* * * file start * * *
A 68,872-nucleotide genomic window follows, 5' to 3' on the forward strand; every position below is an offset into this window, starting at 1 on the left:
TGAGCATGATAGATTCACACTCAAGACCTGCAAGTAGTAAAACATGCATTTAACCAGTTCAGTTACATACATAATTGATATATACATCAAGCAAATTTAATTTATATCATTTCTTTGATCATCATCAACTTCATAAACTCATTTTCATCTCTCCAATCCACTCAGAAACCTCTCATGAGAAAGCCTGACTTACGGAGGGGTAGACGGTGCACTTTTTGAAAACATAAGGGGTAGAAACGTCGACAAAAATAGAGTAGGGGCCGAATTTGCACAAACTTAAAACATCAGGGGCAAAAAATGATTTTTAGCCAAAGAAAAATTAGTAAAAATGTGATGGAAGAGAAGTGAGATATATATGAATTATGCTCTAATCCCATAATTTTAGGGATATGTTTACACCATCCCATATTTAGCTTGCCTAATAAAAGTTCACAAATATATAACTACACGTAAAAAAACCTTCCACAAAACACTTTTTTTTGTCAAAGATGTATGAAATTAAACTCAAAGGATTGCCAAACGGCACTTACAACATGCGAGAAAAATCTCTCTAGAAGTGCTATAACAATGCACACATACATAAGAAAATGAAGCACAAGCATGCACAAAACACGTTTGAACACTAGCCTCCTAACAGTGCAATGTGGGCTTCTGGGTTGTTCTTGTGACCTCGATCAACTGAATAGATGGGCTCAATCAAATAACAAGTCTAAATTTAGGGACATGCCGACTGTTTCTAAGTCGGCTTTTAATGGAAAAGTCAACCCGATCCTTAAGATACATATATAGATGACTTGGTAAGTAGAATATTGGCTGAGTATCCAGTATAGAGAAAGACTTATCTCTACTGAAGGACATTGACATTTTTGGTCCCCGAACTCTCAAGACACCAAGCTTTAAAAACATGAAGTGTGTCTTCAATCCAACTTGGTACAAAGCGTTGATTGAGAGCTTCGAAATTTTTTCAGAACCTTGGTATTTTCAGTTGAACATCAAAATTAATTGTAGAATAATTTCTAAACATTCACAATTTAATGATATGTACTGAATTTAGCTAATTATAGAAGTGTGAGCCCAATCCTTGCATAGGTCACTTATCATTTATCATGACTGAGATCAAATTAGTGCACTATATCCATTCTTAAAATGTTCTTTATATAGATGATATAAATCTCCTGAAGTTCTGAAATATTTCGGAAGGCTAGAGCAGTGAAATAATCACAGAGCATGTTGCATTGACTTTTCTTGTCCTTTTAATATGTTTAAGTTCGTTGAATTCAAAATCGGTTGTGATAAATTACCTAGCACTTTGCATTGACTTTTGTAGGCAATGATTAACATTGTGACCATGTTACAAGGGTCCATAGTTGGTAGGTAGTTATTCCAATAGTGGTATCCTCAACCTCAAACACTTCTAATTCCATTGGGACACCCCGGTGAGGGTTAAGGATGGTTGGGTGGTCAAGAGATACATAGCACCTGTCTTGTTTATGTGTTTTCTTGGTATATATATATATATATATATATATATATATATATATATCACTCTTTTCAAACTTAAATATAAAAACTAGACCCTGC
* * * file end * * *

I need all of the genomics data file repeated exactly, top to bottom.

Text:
A 68,872-nucleotide genomic window follows, 5' to 3' on the forward strand; every position below is an offset into this window, starting at 1 on the left:
TGAGCATGATAGATTCACACTCAAGACCTGCAAGTAGTAAAACATGCATTTAACCAGTTCAGTTACATACATAATTGATATATACATCAAGCAAATTTAATTTATATCATTTCTTTGATCATCATCAACTTCATAAACTCATTTTCATCTCTCCAATCCACTCAGAAACCTCTCATGAGAAAGCCTGACTTACGGAGGGGTAGACGGTGCACTTTTTGAAAACATAAGGGGTAGAAACGTCGACAAAAATAGAGTAGGGGCCGAATTTGCACAAACTTAAAACATCAGGGGCAAAAAATGATTTTTAGCCAAAGAAAAATTAGTAAAAATGTGATGGAAGAGAAGTGAGATATATATGAATTATGCTCTAATCCCATAATTTTAGGGATATGTTTACACCATCCCATATTTAGCTTGCCTAATAAAAGTTCACAAATATATAACTACACGTAAAAAAACCTTCCACAAAACACTTTTTTTTGTCAAAGATGTATGAAATTAAACTCAAAGGATTGCCAAACGGCACTTACAACATGCGAGAAAAATCTCTCTAGAAGTGCTATAACAATGCACACATACATAAGAAAATGAAGCACAAGCATGCACAAAACACGTTTGAACACTAGCCTCCTAACAGTGCAATGTGGGCTTCTGGGTTGTTCTTGTGACCTCGATCAACTGAATAGATGGGCTCAATCAAATAACAAGTCTAAATTTAGGGACATGCCGACTGTTTCTAAGTCGGCTTTTAATGGAAAAGTCAACCCGATCCTTAAGATACATATATAGATGACTTGGTAAGTAGAATATTGGCTGAGTATCCAGTATAGAGAAAGACTTATCTCTACTGAAGGACATTGACATTTTTGGTCCCCGAACTCTCAAGACACCAAGCTTTAAAAACATGAAGTGTGTCTTCAATCCAACTTGGTACAAAGCGTTGATTGAGAGCTTCGAAATTTTTTCAGAACCTTGGTATTTTCAGTTGAACATCAAAATTAATTGTAGAATAATTTCTAAACATTCACAATTTAATGATATGTACTGAATTTAGCTAATTATAGAAGTGTGAGCCCAATCCTTGCATAGGTCACTTATCATTTATCATGACTGAGATCAAATTAGTGCACTATATCCATTCTTAAAATGTTCTTTATATAGATGATATAAATCTCCTGAAGTTCTGAAATATTTCGGAAGGCTAGAGCAGTGAAATAATCACAGAGCATGTTGCATTGACTTTTCTTGTCCTTTTAATATGTTTAAGTTCGTTGAATTCAAAATCGGTTGTGATAAATTACCTAGCACTTTGCATTGACTTTTGTAGGCAATGATTAACATTGTGACCATGTTACAAGGGTCCATAGTTGGTAGGTAGTTATTCCAATAGTGGTATCCTCAACCTCAAACACTTCTAATTCCATTGGGACACCCCGGTGAGGGTTAAGGATGGTTGGGTGGTCAAGAGATACATAGCACCTGTCTTGTTTATGTGTTTTCTTGGTATATATATATATATATATATATATATATATATATATATCACTCTTTTCAAACTTAAATATAAAAACTAGACCCTGC